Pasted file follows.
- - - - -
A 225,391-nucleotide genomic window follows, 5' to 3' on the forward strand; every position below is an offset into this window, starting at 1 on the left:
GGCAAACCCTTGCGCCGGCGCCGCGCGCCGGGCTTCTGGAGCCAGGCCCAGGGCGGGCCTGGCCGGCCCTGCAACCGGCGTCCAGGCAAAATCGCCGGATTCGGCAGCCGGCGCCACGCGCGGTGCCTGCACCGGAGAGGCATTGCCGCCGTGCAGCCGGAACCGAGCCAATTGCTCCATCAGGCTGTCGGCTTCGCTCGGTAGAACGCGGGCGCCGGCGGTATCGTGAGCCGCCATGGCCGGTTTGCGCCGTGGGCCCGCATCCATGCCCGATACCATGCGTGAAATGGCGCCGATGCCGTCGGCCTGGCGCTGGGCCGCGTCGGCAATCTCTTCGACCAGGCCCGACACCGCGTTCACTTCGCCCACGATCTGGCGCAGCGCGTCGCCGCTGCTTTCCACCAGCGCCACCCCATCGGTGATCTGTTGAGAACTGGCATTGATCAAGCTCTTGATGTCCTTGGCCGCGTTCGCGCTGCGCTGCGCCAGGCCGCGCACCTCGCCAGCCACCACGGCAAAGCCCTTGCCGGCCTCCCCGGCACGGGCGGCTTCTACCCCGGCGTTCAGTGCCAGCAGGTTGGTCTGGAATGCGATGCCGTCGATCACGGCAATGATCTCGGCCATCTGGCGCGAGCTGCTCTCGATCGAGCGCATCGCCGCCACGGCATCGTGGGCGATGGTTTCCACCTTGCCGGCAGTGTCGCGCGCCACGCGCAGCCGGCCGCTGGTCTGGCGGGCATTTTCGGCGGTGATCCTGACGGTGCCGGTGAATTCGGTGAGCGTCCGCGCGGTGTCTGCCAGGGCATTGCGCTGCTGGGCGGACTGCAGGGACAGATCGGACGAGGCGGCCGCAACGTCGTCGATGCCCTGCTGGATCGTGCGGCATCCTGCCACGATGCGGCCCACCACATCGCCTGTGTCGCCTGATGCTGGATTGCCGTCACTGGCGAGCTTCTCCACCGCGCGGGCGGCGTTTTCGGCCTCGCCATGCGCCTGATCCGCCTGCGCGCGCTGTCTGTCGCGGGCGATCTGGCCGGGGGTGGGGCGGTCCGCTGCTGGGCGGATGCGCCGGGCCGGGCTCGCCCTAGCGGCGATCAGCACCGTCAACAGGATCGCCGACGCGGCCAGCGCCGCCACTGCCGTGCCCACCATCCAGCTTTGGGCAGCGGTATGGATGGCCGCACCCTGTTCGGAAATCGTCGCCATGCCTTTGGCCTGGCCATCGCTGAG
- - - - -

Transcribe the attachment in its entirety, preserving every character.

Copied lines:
A 225,391-nucleotide genomic window follows, 5' to 3' on the forward strand; every position below is an offset into this window, starting at 1 on the left:
GGCAAACCCTTGCGCCGGCGCCGCGCGCCGGGCTTCTGGAGCCAGGCCCAGGGCGGGCCTGGCCGGCCCTGCAACCGGCGTCCAGGCAAAATCGCCGGATTCGGCAGCCGGCGCCACGCGCGGTGCCTGCACCGGAGAGGCATTGCCGCCGTGCAGCCGGAACCGAGCCAATTGCTCCATCAGGCTGTCGGCTTCGCTCGGTAGAACGCGGGCGCCGGCGGTATCGTGAGCCGCCATGGCCGGTTTGCGCCGTGGGCCCGCATCCATGCCCGATACCATGCGTGAAATGGCGCCGATGCCGTCGGCCTGGCGCTGGGCCGCGTCGGCAATCTCTTCGACCAGGCCCGACACCGCGTTCACTTCGCCCACGATCTGGCGCAGCGCGTCGCCGCTGCTTTCCACCAGCGCCACCCCATCGGTGATCTGTTGAGAACTGGCATTGATCAAGCTCTTGATGTCCTTGGCCGCGTTCGCGCTGCGCTGCGCCAGGCCGCGCACCTCGCCAGCCACCACGGCAAAGCCCTTGCCGGCCTCCCCGGCACGGGCGGCTTCTACCCCGGCGTTCAGTGCCAGCAGGTTGGTCTGGAATGCGATGCCGTCGATCACGGCAATGATCTCGGCCATCTGGCGCGAGCTGCTCTCGATCGAGCGCATCGCCGCCACGGCATCGTGGGCGATGGTTTCCACCTTGCCGGCAGTGTCGCGCGCCACGCGCAGCCGGCCGCTGGTCTGGCGGGCATTTTCGGCGGTGATCCTGACGGTGCCGGTGAATTCGGTGAGCGTCCGCGCGGTGTCTGCCAGGGCATTGCGCTGCTGGGCGGACTGCAGGGACAGATCGGACGAGGCGGCCGCAACGTCGTCGATGCCCTGCTGGATCGTGCGGCATCCTGCCACGATGCGGCCCACCACATCGCCTGTGTCGCCTGATGCTGGATTGCCGTCACTGGCGAGCTTCTCCACCGCGCGGGCGGCGTTTTCGGCCTCGCCATGCGCCTGATCCGCCTGCGCGCGCTGTCTGTCGCGGGCGATCTGGCCGGGGGTGGGGCGGTCCGCTGCTGGGCGGATGCGCCGGGCCGGGCTCGCCCTAGCGGCGATCAGCACCGTCAACAGGATCGCCGACGCGGCCAGCGCCGCCACTGCCGTGCCCACCATCCAGCTTTGGGCAGCGGTATGGATGGCCGCACCCTGTTCGGAAATCGTCGCCATGCCTTTGGCCTGGCCATCGCTGAG